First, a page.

Internet users, and online shoppers specifically, want fast and robust online experiences regardless of whether they are using a desktop computer or the most basic smartphone. Ecommerce businesses competing in this era of the emerging mobile web must take steps to provide useful and rich shopping experiences.
Some 44 percent of American shoppers will not return to a website that is not mobile optimized after just a single visit, and 76 percent of users either won’t try to use a site that is not mobile ready or will simply turn to a competitive site, according to a recently released report from mobile development firm Netbiscuits.
“I have seen an enormous shift in consumer behavior that has been both caused and enabled by mobile technology,” wrote Paul Berney, chief marketing officer for Mobile Marketing Association. “It is this change to consumer behavior that is the biggest driver behind the need to create a strong mobile presence, rather than the technology itself. We already know that consumers can click and find, click and learn, click and do, and increasingly click and buy.”
Mobile Performance Is Important
Shoppers, regardless of how they access the Internet, are not going to patiently wait for a slow website to open, load pictures, or even load responsive style sheets. Rather, those shoppers expect a nearly instant response. What’s more they will reward ecommerce businesses that have high performance websites.
Writing for Google Think in 2012, the search engine’s senior vice president of technical infrastructure, Urs Hoelzle, stated, “When Shopzilla dropped latency from seven seconds to two, revenue went up 12 percent and page views jumped 25 percent.”
The bottom line, according to Hoelzle, is that “when you speed up service, people become more engaged — and when people become more engaged, they click and buy more.”
Separately, Forrester Research reported in 2012 that nearly twice as many mobile Internet users leave a website because it is not loading quickly enough as those users who access a sites from a desktop computer.
The aforementioned Netbiscuits’ report also found that speed — i.e., fast load times — was the mobile Internet user’s top concern, with 41 percent of respondents wanting fast loading pages above all else.
Fast Does not Mean Lean
In spite of a clear desire for speed, online shoppers and users do not want to compromise content, including images and video. Mobile smartphone and tablet users want to enjoy an experience that is the same or similar to what they get from a desktop or laptop system on their mobile devices.
This implies that dumbing down mobile sites is not the proper way to boost speed. There needs to be combination of faster mobile Internet connections and, frankly, better websites.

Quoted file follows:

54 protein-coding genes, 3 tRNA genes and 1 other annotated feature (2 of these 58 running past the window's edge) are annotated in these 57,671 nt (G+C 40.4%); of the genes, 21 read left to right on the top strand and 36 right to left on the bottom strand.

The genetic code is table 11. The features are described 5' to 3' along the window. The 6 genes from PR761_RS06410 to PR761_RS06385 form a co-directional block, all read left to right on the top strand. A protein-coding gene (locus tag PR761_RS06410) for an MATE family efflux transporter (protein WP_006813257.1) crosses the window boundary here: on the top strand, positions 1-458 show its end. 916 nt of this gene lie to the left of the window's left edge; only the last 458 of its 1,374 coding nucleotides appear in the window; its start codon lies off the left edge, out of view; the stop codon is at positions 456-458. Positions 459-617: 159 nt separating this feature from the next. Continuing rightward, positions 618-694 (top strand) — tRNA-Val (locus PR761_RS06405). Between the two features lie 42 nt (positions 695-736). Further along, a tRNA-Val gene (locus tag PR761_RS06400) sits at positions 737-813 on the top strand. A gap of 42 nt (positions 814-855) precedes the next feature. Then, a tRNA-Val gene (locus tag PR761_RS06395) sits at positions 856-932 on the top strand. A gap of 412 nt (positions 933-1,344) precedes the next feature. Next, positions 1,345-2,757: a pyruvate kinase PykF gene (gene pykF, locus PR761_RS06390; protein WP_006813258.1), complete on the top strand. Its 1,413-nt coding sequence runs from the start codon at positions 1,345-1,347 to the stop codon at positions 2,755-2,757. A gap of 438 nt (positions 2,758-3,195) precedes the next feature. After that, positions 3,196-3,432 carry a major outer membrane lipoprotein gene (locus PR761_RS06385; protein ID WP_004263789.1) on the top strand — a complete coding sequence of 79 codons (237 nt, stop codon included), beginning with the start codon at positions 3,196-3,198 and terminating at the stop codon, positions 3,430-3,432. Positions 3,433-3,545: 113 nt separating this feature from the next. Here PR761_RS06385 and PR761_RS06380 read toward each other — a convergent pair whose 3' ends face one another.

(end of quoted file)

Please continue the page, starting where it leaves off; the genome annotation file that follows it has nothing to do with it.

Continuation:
It is also worth noting that the desire for rich content was important to nearly twice as many respondents (33.2 percent) as was mobile Internet security (16.2 percent), according to the Netbiscuits’ report.
A Balance of Speed and Engagement in Site Design
Reports like the three — Netbiscuits, Google, and Forrester — cited herein reinforce what many site owners and designers already know. Mobile customers — shoppers — want good and useful information and they want it at their fingertips.
This may imply a few tactics for providing a better more optimized mobile ecommerce experience, including responsivity, adaptivity, and delivery.
Responsivity here is defined as a site’s ability to change its layout in response to the screen or window characteristics. Responsivity is best managed with cascading style sheets and seeks to present site or application content in a way that suites the user’s device and interface. An example might be a large touch-friendly “Add to Cart” button for tablets, verses a sleek call to action for desktops.
Adaptivity here means a site’s ability to change content, like the size of an image file, based on the user’s device. Here the example is a site the delivers a large 1,000-pixel square image at 125KB for a desktop user’s experience, but offers a 300-pixel square image at 25KB for an iPhone. The site is not simply resizing the image in the browser, but offering a right-sized image that will load more quickly, providing an experience similar to what a user would see in a desktop environment.
Delivery implies that leading ecommerce merchants are distributing images, videos, or similar elements on content delivery networks (CDNs) created to boost performance for users, regardless of where they are. CDNs are not necessarily expensive. Nearly any online retailer small or large should be able to find an effective CDN solution.
Mobile shopping is an important channel for many online retailers. Shoppers on mobile devices want fast-loading pages and a rich user and content experience.